For instance, AtomBIOS function tables are being actively and consistently referred to as "scripts".
Wikipedia tells us that: "... [scripting languages] are distinct from the core code of the application, which is usually written in a different language, and by being accessible to the end user they enable the behavior of the application to be adapted to the user's needs."
At no point do AtomBIOS functions come close to fitting the definition of script, at least not as we get them. It might start life as "scripts", but what we get is the bytecode, stuck into the ROM of our graphics cards or our mainboard.
The tools to generate this bytecode can now of course be written, but such tools are currently not available, nor is anybody planning on writing them. There are also no tools to replace functions in our existing vga BIOS images, or tools to generate brand new images. But none of this matters as ATI doesn't want us to flash our graphics cards ROMs in the first place.
Then there is the warped use of "legacy", another sign of advanced marketing. In the radeon driver, all the code that directly programs the modesetting of r1xx-r3xx (and rs4xx) radeons has now been moved to files starting with "legacy".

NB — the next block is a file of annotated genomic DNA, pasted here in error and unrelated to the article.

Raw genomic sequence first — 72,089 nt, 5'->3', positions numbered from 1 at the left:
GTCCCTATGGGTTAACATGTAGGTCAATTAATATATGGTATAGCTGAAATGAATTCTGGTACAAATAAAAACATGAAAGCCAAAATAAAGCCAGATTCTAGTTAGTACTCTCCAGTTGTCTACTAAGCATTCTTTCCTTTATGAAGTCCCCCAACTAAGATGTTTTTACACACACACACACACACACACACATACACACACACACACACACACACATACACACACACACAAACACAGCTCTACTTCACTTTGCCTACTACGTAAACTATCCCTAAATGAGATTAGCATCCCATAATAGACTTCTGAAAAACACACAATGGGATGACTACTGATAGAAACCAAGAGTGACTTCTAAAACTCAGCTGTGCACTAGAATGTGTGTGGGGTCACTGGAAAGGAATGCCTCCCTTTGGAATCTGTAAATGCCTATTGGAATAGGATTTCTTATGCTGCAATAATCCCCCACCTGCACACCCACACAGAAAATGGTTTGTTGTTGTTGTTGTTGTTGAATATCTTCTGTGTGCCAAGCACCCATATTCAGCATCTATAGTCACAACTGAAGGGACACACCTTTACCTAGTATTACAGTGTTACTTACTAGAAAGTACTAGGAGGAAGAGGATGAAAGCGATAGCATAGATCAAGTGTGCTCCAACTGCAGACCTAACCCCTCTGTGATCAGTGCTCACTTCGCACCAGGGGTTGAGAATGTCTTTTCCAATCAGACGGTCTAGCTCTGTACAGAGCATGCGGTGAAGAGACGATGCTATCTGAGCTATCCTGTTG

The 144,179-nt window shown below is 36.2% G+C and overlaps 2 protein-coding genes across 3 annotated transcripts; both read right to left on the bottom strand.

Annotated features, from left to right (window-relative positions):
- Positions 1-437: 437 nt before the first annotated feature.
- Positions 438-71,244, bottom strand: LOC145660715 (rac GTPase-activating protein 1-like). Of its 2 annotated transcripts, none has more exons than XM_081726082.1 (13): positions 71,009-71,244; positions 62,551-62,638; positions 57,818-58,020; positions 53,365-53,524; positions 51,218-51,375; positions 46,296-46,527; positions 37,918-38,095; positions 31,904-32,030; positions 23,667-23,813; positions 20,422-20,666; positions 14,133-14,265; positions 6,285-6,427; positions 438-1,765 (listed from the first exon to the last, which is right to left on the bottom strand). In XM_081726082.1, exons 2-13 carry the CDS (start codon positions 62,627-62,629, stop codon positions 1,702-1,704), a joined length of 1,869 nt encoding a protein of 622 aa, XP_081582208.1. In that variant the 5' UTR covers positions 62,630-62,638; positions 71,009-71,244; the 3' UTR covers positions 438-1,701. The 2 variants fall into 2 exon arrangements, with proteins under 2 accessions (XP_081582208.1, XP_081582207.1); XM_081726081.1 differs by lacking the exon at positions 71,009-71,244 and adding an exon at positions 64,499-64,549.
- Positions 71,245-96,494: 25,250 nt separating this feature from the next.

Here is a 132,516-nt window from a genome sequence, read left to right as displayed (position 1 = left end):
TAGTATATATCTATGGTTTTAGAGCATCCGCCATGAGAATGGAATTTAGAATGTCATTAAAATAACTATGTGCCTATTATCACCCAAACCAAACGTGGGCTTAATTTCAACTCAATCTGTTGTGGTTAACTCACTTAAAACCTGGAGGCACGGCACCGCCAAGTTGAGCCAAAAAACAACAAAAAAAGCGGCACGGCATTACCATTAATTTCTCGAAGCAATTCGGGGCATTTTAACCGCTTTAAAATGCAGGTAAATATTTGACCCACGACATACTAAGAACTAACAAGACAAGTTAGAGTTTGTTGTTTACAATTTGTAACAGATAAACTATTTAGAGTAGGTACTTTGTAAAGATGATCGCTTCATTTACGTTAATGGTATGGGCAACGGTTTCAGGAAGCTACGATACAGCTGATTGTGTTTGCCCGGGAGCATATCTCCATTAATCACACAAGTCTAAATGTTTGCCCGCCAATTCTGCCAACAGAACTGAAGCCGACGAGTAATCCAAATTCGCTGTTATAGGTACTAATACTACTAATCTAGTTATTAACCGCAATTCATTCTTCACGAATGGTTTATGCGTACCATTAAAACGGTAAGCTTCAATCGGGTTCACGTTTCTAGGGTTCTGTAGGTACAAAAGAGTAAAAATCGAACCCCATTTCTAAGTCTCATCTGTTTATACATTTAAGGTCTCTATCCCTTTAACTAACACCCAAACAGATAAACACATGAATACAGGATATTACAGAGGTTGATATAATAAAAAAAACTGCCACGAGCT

Once again, wikipedia provides some clarity: "A legacy system is an old computer system or application program that continues to be used because the user (typically an organisation) does not want to replace or redesign it."
So C code, that sets up hardware directly, and that can be evolved as driver frameworks and modesetting models evolve, is being labelled "legacy". Yet it is exactly this C code that recently got completely restructured to support RandR1.2.
And then AtomBIOS... Bytecode that cannot be replaced, with a seemingly fixed (but surreptitiously moving) API, which enforces a given way of working to the driver developer... That stuff is not legacy... Right?
So MIT licensed C code is "legacy", and untouchable bytecode is "scripts".
I'm sure that if this is repeated enough, people might actually start believing it.